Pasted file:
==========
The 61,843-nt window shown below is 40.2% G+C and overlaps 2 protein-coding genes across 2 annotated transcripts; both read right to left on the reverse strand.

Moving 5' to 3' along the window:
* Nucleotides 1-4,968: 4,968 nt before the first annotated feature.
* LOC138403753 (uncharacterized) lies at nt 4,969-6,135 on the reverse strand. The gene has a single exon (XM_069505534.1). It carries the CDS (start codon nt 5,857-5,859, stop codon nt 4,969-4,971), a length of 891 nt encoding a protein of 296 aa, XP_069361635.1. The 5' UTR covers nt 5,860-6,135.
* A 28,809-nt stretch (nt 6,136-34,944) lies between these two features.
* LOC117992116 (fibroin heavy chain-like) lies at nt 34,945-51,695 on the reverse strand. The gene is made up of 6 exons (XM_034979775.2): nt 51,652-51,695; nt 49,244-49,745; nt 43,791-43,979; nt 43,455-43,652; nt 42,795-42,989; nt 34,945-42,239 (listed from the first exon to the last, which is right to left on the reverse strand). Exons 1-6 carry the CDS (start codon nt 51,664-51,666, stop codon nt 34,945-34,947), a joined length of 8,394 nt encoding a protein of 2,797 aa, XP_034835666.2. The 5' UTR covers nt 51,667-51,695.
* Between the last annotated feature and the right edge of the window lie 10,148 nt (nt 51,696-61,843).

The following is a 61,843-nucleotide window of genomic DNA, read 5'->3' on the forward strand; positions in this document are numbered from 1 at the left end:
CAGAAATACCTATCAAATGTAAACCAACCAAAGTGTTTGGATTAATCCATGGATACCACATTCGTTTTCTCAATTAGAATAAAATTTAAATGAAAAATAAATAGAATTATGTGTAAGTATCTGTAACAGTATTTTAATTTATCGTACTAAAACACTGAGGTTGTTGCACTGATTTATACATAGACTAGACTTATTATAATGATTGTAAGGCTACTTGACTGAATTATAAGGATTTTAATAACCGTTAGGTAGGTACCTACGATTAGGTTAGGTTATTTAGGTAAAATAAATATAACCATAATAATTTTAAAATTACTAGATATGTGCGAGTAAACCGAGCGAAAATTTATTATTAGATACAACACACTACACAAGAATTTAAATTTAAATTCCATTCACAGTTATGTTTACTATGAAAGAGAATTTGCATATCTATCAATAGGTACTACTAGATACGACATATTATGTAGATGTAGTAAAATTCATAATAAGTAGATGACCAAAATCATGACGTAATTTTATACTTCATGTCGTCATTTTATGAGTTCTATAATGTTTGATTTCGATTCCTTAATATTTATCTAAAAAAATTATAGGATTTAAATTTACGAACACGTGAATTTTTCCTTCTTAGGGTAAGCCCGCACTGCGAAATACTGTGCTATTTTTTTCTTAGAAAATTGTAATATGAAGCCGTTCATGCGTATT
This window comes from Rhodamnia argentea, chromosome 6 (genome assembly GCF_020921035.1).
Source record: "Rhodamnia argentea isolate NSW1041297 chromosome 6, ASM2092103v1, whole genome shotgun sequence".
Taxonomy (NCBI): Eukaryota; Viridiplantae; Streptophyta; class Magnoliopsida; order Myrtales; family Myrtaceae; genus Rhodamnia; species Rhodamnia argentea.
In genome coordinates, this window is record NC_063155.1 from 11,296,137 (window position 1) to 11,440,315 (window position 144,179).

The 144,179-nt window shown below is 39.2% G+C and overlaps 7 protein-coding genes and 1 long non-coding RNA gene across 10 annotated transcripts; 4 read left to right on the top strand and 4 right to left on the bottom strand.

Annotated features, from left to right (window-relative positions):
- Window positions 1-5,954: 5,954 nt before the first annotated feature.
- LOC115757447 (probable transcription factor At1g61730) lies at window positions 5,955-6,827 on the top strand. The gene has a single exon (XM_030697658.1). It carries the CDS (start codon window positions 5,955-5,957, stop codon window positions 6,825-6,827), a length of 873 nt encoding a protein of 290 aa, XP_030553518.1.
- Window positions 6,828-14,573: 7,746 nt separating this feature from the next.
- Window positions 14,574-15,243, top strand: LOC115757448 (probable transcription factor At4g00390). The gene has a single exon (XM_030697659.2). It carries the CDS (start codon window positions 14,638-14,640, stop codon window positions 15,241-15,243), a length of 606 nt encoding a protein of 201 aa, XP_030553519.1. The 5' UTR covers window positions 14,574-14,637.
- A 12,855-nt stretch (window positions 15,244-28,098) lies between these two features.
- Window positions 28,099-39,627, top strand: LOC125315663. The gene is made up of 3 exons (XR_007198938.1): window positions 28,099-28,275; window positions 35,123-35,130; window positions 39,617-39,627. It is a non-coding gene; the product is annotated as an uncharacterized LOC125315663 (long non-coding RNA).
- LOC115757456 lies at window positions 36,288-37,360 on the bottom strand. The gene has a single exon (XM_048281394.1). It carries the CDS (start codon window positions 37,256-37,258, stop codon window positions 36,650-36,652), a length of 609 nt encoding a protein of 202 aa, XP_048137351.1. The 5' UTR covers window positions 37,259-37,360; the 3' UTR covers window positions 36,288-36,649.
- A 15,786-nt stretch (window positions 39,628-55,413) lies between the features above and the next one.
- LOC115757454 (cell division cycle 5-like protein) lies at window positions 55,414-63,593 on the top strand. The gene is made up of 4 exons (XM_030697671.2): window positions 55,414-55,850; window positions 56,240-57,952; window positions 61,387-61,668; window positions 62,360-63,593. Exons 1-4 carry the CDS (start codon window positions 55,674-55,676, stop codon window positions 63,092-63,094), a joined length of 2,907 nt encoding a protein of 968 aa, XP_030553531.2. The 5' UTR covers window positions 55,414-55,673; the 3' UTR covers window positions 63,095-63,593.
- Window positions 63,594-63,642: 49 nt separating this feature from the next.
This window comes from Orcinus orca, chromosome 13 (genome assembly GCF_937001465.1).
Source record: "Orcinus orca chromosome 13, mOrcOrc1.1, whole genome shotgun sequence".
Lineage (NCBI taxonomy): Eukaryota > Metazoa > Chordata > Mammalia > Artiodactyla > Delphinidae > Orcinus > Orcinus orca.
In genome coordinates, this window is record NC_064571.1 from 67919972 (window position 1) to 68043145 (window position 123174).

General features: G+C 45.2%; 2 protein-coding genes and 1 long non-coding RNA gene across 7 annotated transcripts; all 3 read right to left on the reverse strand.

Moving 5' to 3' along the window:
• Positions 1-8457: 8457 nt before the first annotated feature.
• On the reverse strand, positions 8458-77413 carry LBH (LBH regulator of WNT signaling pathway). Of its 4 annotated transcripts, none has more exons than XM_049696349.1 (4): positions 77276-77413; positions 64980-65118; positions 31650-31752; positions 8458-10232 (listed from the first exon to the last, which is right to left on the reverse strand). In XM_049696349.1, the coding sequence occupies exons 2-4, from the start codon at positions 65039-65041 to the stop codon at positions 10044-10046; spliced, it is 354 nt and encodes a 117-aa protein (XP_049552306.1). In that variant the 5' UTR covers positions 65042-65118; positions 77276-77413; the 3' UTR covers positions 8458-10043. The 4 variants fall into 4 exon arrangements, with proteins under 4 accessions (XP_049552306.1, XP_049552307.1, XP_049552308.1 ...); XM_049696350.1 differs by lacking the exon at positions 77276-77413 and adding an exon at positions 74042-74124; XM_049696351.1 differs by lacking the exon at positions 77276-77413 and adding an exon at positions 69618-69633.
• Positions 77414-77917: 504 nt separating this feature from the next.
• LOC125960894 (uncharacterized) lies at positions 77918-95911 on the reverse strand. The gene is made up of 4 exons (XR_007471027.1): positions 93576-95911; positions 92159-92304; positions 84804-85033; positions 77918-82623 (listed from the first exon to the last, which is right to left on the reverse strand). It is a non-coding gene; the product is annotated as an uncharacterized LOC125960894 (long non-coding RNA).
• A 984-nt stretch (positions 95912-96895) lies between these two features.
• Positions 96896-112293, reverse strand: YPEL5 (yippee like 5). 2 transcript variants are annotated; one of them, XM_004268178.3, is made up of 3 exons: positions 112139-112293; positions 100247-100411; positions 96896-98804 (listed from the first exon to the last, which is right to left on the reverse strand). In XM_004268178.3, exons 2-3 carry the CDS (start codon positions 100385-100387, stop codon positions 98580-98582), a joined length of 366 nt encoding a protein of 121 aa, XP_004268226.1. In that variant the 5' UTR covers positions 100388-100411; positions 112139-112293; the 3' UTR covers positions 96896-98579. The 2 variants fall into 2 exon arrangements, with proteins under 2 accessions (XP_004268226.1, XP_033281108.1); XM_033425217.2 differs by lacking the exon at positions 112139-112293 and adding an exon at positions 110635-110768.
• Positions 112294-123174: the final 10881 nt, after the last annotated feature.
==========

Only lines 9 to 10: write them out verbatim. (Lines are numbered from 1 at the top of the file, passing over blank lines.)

CAGAAATACCTATCAAATGTAAACCAACCAAAGTGTTTGGATTAATCCATGGATACCACATTCGTTTTCTCAATTAGAATAAAATTTAAATGAAAAATAAATAGAATTATGTGTAAGTATCTGTAACAGTATTTTAATTTATCGTACTAAAACACTGAGGTTGTTGCACTGATTTATACATAGACTAGACTTATTATAATGATTGTAAGGCTACTTGACTGAATTATAAGGATTTTAATAACCGTTAGGTAGGTACCTACGATTAGGTTAGGTTATTTAGGTAAAATAAATATAACCATAATAATTTTAAAATTACTAGATATGTGCGAGTAAACCGAGCGAAAATTTATTATTAGATACAACACACTACACAAGAATTTAAATTTAAATTCCATTCACAGTTATGTTTACTATGAAAGAGAATTTGCATATCTATCAATAGGTACTACTAGATACGACATATTATGTAGATGTAGTAAAATTCATAATAAGTAGATGACCAAAATCATGACGTAATTTTATACTTCATGTCGTCATTTTATGAGTTCTATAATGTTTGATTTCGATTCCTTAATATTTATCTAAAAAAATTATAGGATTTAAATTTACGAACACGTGAATTTTTCCTTCTTAGGGTAAGCCCGCACTGCGAAATACTGTGCTATTTTTTTCTTAGAAAATTGTAATATGAAGCCGTTCATGCGTATT
This window comes from Rhodamnia argentea, chromosome 6 (genome assembly GCF_020921035.1).